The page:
Claim analysts – can you relate to feeling like you have more than you can reasonably handle on your daily worklist? Maybe you’ve just had one of those days when you get hit with multiple calls and several emails pulling you in different directions?
I’m willing to bet this type of day is not unique, especially for those of us in the claims management field. What we should always feel certain about, no matter how crazy the day gets, is keeping the CUSTOMER at the top of our “to do” list.
Most of us begin each workday with certain goals in mind. Some days we accomplish everything on our list. Other days we leave without touching anything we had planned to do.
Here’s what I’ve learned over my years in claims management that helps me to prioritize my time and workload with the customer in mind:
1. Building relationships is a top priority.
Before we dive into workload, let’s talk about the customer relationship. It is so important to establish trust in this business. For example, most people have never seen a disability policy or tried to interpret one before experiencing a disabling event. Claimants depend on the claim analyst to help them through the claim process and better understand what to expect.
Confirming eligibility, certifying disability, obtaining updates, navigating the change in definition review, applying for Social Security Disability and understanding how other income benefits will impact their claim is what we do as claim analysts day in and day out. Communicating the process upfront and remembering what the claimant customer may not know is key to building trust and better claims management.
2. Pick up the telephone.
We all feel pressure to respond quickly, and email can be tempting as our first course of action. However, it’s been proven that telephone calls generate better risk management results (read our prior blog about why it pays to pick up the phone).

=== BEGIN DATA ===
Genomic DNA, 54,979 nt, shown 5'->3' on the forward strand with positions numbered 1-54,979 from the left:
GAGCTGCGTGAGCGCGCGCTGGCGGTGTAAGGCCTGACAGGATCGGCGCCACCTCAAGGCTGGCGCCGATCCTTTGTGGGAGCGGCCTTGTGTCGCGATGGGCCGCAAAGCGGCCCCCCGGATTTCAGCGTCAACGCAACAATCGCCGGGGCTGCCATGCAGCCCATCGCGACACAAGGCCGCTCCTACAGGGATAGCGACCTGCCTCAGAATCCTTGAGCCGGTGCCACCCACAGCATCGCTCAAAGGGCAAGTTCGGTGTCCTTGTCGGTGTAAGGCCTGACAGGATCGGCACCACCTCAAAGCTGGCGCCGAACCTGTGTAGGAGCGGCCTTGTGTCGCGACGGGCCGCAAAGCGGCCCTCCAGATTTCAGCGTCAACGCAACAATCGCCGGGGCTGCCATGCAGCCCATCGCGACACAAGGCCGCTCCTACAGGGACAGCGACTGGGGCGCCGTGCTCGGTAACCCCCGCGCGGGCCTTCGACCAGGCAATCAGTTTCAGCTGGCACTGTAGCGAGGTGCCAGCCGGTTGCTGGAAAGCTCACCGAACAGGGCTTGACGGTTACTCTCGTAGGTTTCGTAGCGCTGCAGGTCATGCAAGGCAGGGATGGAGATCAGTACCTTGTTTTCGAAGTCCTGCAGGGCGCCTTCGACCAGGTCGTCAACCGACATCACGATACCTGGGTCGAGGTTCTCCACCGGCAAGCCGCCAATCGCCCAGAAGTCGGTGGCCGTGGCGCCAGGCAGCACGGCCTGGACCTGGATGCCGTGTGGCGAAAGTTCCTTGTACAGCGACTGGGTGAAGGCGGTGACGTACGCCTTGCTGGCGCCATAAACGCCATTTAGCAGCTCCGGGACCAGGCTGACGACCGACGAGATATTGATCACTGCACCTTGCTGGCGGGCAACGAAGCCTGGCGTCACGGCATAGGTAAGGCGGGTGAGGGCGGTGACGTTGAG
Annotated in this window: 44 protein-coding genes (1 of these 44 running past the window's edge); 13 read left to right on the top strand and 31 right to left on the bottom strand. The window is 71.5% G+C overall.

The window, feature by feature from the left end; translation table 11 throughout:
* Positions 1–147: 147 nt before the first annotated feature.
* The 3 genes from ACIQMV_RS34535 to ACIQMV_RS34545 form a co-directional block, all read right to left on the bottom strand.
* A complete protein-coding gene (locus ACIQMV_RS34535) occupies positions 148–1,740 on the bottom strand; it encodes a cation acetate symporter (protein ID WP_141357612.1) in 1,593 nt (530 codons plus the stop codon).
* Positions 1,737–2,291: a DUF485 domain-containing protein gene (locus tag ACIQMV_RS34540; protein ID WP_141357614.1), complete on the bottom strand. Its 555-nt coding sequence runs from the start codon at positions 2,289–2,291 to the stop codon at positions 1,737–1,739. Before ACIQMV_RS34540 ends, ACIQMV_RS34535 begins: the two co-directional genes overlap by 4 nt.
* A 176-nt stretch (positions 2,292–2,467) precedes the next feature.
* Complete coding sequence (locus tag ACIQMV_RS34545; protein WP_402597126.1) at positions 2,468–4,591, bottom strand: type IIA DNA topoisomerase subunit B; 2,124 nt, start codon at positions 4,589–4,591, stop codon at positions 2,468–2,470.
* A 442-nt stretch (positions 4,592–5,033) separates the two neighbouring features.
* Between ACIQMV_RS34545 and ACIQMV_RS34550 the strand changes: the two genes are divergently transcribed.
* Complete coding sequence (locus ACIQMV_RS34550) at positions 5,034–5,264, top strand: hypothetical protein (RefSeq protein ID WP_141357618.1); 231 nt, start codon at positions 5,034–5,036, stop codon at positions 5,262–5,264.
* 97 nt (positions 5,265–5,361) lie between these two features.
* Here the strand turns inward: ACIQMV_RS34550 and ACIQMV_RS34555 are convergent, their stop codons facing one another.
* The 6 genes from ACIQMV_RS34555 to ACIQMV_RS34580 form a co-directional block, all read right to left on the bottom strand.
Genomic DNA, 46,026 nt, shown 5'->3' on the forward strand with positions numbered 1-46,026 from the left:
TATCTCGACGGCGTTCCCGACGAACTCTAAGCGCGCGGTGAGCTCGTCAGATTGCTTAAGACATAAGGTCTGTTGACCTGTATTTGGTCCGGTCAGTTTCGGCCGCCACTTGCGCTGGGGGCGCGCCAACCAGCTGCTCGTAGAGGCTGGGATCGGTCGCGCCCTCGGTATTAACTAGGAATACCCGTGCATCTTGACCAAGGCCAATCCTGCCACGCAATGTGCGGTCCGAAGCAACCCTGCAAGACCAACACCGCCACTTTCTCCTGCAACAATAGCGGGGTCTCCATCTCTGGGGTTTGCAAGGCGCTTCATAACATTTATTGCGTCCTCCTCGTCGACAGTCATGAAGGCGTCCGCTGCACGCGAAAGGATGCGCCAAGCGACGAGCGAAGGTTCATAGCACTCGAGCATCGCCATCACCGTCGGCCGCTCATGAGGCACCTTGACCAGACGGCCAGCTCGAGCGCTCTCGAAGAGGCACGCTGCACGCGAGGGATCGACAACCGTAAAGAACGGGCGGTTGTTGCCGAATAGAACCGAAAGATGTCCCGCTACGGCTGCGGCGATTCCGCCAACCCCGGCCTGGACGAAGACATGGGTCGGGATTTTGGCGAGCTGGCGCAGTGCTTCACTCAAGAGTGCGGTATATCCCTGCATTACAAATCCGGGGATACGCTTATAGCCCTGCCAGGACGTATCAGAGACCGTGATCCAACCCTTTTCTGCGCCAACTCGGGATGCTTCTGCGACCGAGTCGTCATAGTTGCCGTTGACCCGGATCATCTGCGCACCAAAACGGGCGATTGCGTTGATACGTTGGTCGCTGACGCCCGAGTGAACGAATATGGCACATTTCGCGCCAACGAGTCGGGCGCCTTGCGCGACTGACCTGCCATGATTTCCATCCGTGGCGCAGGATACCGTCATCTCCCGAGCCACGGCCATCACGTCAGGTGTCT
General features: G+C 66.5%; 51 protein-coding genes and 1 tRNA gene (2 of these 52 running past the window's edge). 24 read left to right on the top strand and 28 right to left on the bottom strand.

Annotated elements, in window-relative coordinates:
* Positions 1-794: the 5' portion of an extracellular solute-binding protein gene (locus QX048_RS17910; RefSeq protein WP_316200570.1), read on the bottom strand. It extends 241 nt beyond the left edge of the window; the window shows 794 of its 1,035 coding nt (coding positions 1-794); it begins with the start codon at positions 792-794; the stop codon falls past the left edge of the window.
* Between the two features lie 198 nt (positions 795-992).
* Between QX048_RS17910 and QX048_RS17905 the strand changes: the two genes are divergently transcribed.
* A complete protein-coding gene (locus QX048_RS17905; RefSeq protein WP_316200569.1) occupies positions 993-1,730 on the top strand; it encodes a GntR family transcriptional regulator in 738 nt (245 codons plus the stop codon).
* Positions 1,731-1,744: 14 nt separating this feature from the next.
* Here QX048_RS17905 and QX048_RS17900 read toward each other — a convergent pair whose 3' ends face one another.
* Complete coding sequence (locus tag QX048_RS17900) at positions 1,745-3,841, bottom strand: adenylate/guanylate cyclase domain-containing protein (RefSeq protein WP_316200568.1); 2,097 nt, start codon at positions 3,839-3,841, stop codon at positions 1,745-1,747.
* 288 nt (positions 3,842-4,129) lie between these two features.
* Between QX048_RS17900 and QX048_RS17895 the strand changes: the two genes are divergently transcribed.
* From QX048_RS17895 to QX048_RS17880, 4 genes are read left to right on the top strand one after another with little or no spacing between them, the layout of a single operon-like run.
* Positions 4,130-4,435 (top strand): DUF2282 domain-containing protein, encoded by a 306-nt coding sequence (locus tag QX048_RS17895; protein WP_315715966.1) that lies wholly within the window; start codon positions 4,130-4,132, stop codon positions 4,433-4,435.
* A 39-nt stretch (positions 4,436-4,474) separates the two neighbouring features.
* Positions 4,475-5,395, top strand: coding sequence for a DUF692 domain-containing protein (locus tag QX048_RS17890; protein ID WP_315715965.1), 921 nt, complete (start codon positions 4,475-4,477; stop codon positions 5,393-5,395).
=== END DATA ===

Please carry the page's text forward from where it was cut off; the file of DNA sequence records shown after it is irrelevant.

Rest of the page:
Is someone expecting a return telephone call with an answer? Even if you don’t have one yet, be sure to follow up so they know you are still working on their question. Most people will understand a delay if they feel they haven’t been forgotten. A proactive callback with an update will prevent an urgent call interruption.
3. Focus on customer needs before all else.
Once the phone calls are addressed, determine if any other customer issues need to be handled. Look for any urgent tasks. These are the tasks that require your immediate attention such as phone calls (you’ve already completed these!), meetings (is that meeting really important?), tasks with tight deadlines (is your boss expecting something from you?), and other issues that require you to take action quickly.
4. Prioritize for optimal flow.
Then you have the important tasks to address. These are steps that keep the claim work “flowing” and moving toward the claim outcome, such as returning to work or confirmation of total disability and everything in between.
There are situations where these tasks take time; we may want to put them aside and deal with those that provide a quick sense of accomplishment. Important tasks are not always urgent (they still need to be completed within a reasonable timeframe before they become urgent), so we may be more likely to postpone them in favor of what requires our immediate attention.
Earn Trust by Prioritizing the Customer
Balancing both urgent and important tasks every workday is important. No one wants to simply put fires out. The workload flow should encompass all tasks that keep your list moving.
Claimants are the ultimate customer in the claim process. At the end of the day, we want to build trust and effectively manage the claim to ensure the right outcome. Putting the customer at the top of our to-do list means focusing on what matters in the big picture – communication and trust.